Finding waterfalls along the Appalachian Trail

I came to the waterfall almost by accident. I didn’t know I was close — I just wanted to get into the woods on a sunny morning. I wanted to get far enough from the valley to lose the sound of traffic, far enough so I could hear songbirds and the wind in the leaves. The summit road on Mount Greylock opens up in May, and I went up from the closest entrance, in North Adams, and stopped at one of the closest trailheads.

It’s a stretch of the Appalachian Trail, north of the summit. They call this trail Wilbur’s crossing, and in one direction you can follow it upward. I walked through young beech trees and striped maple, and the clintonia were blooming. They’re called corn lily, yellow bead lily, bluehead lily — and up here there are drifts and pools of yellow flowers.

The trail climbs up to a lower peak. You can keep on up the AT to the summit, if you have a few hours and a bottle of water. Or you can scramble down and follow the AT north (on the other side of the road from where I’d parked). It runs through a spruce wood, and the foaming white blossoms of hundreds of Canadian mayflower, wild lily of the valley.

When I come up the mountain, I think about how little I know about what grows under the trees. A hundred years ago, there were sheep grazing near here. European colonists like my forebears cleared most of the woods in the Northeast. The trees are growing back, but what about the understory, the berries and wildflowers and ferns that grow below them — how much have we lost?

This pathway runs gently flat along a shoulder of the hill, and some way along, past an Appalachian Trail shelter, it meets the trail that leads to the waterfall. (Trail maps will call the place Money Brook Falls, and I think this waterway should have other names. The stream runs between Ragged Mountain and Mount Greylock, in a hollow called Bellows Pipe — and it’s a beautiful, clear brook with trails along it, high and low.)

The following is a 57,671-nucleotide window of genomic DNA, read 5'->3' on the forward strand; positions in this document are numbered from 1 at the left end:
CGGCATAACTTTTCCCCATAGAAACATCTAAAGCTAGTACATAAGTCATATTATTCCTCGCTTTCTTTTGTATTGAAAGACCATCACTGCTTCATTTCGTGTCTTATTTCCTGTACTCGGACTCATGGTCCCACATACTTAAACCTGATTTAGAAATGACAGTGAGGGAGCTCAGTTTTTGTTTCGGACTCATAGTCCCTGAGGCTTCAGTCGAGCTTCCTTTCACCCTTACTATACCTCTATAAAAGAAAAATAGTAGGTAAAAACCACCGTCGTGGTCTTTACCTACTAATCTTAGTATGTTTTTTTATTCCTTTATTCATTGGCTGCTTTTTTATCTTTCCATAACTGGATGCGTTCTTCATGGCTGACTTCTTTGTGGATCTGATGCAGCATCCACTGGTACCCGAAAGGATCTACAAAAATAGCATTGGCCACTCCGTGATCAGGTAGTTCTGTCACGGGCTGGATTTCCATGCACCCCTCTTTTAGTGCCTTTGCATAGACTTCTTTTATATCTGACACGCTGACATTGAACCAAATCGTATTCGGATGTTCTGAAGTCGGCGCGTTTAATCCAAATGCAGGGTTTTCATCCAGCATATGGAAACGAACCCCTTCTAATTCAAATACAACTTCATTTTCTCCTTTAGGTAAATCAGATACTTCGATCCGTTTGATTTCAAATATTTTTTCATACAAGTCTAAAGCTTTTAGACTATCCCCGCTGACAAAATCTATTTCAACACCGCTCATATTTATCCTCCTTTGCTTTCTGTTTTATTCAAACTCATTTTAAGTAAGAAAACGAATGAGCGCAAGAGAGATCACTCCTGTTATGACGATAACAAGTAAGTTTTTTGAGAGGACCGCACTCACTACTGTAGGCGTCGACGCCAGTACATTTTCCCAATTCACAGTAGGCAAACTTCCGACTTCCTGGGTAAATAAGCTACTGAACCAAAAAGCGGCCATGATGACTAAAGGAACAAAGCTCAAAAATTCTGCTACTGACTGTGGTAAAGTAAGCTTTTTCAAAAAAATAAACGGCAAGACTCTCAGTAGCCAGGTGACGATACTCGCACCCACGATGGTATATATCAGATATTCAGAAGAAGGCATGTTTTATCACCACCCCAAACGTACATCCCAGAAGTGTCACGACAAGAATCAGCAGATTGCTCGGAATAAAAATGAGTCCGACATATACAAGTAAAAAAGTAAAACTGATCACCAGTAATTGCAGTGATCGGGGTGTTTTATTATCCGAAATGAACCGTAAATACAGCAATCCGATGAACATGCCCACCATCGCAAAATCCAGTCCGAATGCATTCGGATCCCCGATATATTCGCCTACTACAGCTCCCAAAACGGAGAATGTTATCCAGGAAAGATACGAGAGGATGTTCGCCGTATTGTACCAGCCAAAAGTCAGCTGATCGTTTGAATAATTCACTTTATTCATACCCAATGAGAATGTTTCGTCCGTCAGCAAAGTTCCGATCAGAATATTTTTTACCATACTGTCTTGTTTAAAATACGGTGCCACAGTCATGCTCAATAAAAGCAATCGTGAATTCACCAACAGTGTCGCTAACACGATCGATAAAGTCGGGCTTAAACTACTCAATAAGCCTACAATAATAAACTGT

This pathway runs across the mountainside and then climbs down through hemlock trees, with a scramble near the end, and then you start to hear the water. You don’t see the brook until you come out of the trees right beside the waterfall.

And I forget, every time, how massive they are. I can never show the scale of it. If you were standing here with me, we’d be looking straight up the falls — it feels like hundreds of feet up, many heights of trees. And the water would keep on falling away below us, farther than we can see.

Somehow, when I’m standing here, I feel the size of the mountain. I know it would take me at least four hours to walk from the foot to the top, and I’ve walked the Hopper Trail that way before, but measuring the climb a step at a time feels different. Sitting here, on a rock in the river, I can hear the weight of the water. It’s cooler too — the falls seem to carry their own air current with them. And it’s quiet. I can sit here for an hour and more, with the sound of the water and the sound of my breathing.

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